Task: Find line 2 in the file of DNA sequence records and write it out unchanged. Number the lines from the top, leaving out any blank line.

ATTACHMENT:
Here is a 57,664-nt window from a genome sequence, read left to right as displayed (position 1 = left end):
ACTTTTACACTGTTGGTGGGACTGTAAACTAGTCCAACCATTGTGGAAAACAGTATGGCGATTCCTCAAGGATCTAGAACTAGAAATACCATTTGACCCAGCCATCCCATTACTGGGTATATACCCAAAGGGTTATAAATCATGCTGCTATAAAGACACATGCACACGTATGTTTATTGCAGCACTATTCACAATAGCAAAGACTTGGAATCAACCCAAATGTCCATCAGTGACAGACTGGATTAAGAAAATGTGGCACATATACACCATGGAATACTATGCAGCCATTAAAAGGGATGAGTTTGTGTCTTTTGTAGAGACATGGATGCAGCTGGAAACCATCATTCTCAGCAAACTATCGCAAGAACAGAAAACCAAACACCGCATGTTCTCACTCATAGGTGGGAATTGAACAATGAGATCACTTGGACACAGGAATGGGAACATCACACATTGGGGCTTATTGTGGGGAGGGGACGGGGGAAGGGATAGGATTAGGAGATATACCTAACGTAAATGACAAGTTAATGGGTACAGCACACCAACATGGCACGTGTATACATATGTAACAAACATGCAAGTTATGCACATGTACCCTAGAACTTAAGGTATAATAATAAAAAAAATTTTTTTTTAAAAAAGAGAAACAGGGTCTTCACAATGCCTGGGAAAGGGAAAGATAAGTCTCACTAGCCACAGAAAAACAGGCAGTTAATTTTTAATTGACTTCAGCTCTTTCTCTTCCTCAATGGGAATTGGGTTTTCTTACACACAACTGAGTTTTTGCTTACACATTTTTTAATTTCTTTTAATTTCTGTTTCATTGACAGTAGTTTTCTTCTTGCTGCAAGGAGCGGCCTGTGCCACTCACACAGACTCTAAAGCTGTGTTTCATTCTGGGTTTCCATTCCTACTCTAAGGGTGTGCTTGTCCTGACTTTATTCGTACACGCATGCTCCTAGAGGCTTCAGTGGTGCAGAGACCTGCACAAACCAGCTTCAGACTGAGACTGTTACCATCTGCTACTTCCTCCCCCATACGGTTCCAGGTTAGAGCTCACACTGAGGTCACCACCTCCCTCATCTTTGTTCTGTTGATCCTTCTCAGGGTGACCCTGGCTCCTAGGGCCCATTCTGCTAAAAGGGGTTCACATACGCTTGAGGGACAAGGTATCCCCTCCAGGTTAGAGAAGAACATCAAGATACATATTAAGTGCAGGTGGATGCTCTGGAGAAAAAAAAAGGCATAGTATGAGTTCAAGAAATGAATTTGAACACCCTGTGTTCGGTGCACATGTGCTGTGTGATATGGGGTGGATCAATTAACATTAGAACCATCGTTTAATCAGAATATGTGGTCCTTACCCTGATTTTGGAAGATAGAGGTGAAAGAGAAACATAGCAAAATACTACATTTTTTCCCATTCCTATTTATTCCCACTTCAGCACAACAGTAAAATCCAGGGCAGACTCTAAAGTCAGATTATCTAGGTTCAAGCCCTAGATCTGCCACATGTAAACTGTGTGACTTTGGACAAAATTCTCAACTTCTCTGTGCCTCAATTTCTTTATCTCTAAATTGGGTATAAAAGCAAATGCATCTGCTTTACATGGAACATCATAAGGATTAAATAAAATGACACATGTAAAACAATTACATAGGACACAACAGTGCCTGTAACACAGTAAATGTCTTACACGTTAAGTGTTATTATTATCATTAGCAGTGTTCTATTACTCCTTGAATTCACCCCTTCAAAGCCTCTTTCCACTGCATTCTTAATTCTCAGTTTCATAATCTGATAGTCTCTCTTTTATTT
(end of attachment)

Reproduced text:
ACTTTTACACTGTTGGTGGGACTGTAAACTAGTCCAACCATTGTGGAAAACAGTATGGCGATTCCTCAAGGATCTAGAACTAGAAATACCATTTGACCCAGCCATCCCATTACTGGGTATATACCCAAAGGGTTATAAATCATGCTGCTATAAAGACACATGCACACGTATGTTTATTGCAGCACTATTCACAATAGCAAAGACTTGGAATCAACCCAAATGTCCATCAGTGACAGACTGGATTAAGAAAATGTGGCACATATACACCATGGAATACTATGCAGCCATTAAAAGGGATGAGTTTGTGTCTTTTGTAGAGACATGGATGCAGCTGGAAACCATCATTCTCAGCAAACTATCGCAAGAACAGAAAACCAAACACCGCATGTTCTCACTCATAGGTGGGAATTGAACAATGAGATCACTTGGACACAGGAATGGGAACATCACACATTGGGGCTTATTGTGGGGAGGGGACGGGGGAAGGGATAGGATTAGGAGATATACCTAACGTAAATGACAAGTTAATGGGTACAGCACACCAACATGGCACGTGTATACATATGTAACAAACATGCAAGTTATGCACATGTACCCTAGAACTTAAGGTATAATAATAAAAAAAATTTTTTTTTAAAAAAGAGAAACAGGGTCTTCACAATGCCTGGGAAAGGGAAAGATAAGTCTCACTAGCCACAGAAAAACAGGCAGTTAATTTTTAATTGACTTCAGCTCTTTCTCTTCCTCAATGGGAATTGGGTTTTCTTACACACAACTGAGTTTTTGCTTACACATTTTTTAATTTCTTTTAATTTCTGTTTCATTGACAGTAGTTTTCTTCTTGCTGCAAGGAGCGGCCTGTGCCACTCACACAGACTCTAAAGCTGTGTTTCATTCTGGGTTTCCATTCCTACTCTAAGGGTGTGCTTGTCCTGACTTTATTCGTACACGCATGCTCCTAGAGGCTTCAGTGGTGCAGAGACCTGCACAAACCAGCTTCAGACTGAGACTGTTACCATCTGCTACTTCCTCCCCCATACGGTTCCAGGTTAGAGCTCACACTGAGGTCACCACCTCCCTCATCTTTGTTCTGTTGATCCTTCTCAGGGTGACCCTGGCTCCTAGGGCCCATTCTGCTAAAAGGGGTTCACATACGCTTGAGGGACAAGGTATCCCCTCCAGGTTAGAGAAGAACATCAAGATACATATTAAGTGCAGGTGGATGCTCTGGAGAAAAAAAAAGGCATAGTATGAGTTCAAGAAATGAATTTGAACACCCTGTGTTCGGTGCACATGTGCTGTGTGATATGGGGTGGATCAATTAACATTAGAACCATCGTTTAATCAGAATATGTGGTCCTTACCCTGATTTTGGAAGATAGAGGTGAAAGAGAAACATAGCAAAATACTACATTTTTTCCCATTCCTATTTATTCCCACTTCAGCACAACAGTAAAATCCAGGGCAGACTCTAAAGTCAGATTATCTAGGTTCAAGCCCTAGATCTGCCACATGTAAACTGTGTGACTTTGGACAAAATTCTCAACTTCTCTGTGCCTCAATTTCTTTATCTCTAAATTGGGTATAAAAGCAAATGCATCTGCTTTACATGGAACATCATAAGGATTAAATAAAATGACACATGTAAAACAATTACATAGGACACAACAGTGCCTGTAACACAGTAAATGTCTTACACGTTAAGTGTTATTATTATCATTAGCAGTGTTCTATTACTCCTTGAATTCACCCCTTCAAAGCCTCTTTCCACTGCATTCTTAATTCTCAGTTTCATAATCTGATAGTCTCTCTTTTATTT